After doing the rotation, you need to translate the location of the card holder back so it interlocks with the front. You can either use your vast understanding of trigonometry, or tinker around until you get it!  I'll let you decide which approach is fastest.

I've chosen to put each of the pieces together with another Union block. The first item is our rotated part with the text. Next, we added the back, and if you click the + sign on the Union block you'll add a place for another part to add.

Now we need a base to hold the stack of cards. To do this, add a cube with X, Y, and X dimensions of 10, 95, and 3 mm. This gives us a flat base you can add to the holder with a Translate command. Add this part to the Union block.

Finally, you need to add a lip to make sure the cards don't slip out the front. This is made with another translated “cube” with X, Y, and Z dimensions of 3, 95 and 10 mm that has been translated into place and added to the Union block.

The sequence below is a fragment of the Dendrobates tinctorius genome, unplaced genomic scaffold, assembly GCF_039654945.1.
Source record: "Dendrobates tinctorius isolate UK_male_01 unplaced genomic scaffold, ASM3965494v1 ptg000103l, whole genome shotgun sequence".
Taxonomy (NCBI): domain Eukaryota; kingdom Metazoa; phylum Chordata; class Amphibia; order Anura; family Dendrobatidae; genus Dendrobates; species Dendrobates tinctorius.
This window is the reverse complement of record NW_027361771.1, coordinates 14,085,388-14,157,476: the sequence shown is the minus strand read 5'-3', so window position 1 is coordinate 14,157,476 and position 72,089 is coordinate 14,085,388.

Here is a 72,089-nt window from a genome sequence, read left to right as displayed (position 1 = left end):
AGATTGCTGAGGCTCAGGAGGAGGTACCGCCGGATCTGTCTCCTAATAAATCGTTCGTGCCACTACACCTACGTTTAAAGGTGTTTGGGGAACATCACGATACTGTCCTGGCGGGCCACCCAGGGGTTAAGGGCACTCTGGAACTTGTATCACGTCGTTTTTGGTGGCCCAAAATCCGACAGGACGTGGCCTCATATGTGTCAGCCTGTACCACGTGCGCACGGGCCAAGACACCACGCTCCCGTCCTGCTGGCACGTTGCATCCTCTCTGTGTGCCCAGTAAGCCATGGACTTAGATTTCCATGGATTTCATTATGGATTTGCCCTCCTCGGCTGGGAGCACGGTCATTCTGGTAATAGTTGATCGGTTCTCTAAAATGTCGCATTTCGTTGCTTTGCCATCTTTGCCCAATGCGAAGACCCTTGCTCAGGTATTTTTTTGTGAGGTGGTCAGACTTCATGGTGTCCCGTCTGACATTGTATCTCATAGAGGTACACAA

That's it!

Now when you render the shape you'll get the finished card holder ready to save as an STL file and send to your printer. If you print the card holder the way it will sit on a desk, your printer will add supports to the interior of the holder that you take off when the print is finished. Now, if you want, you can rotate the entire model by 90º so it prints sideways. This way, no supports are needed, and the finish of the card holder might be prettier. You should try both ways and see which one you like best.

The finished card holder is shown below. The goal of this blog was to show a few of the nice tools in BlocksCAD. You should continue to experiment on your own and let me know how you like the language.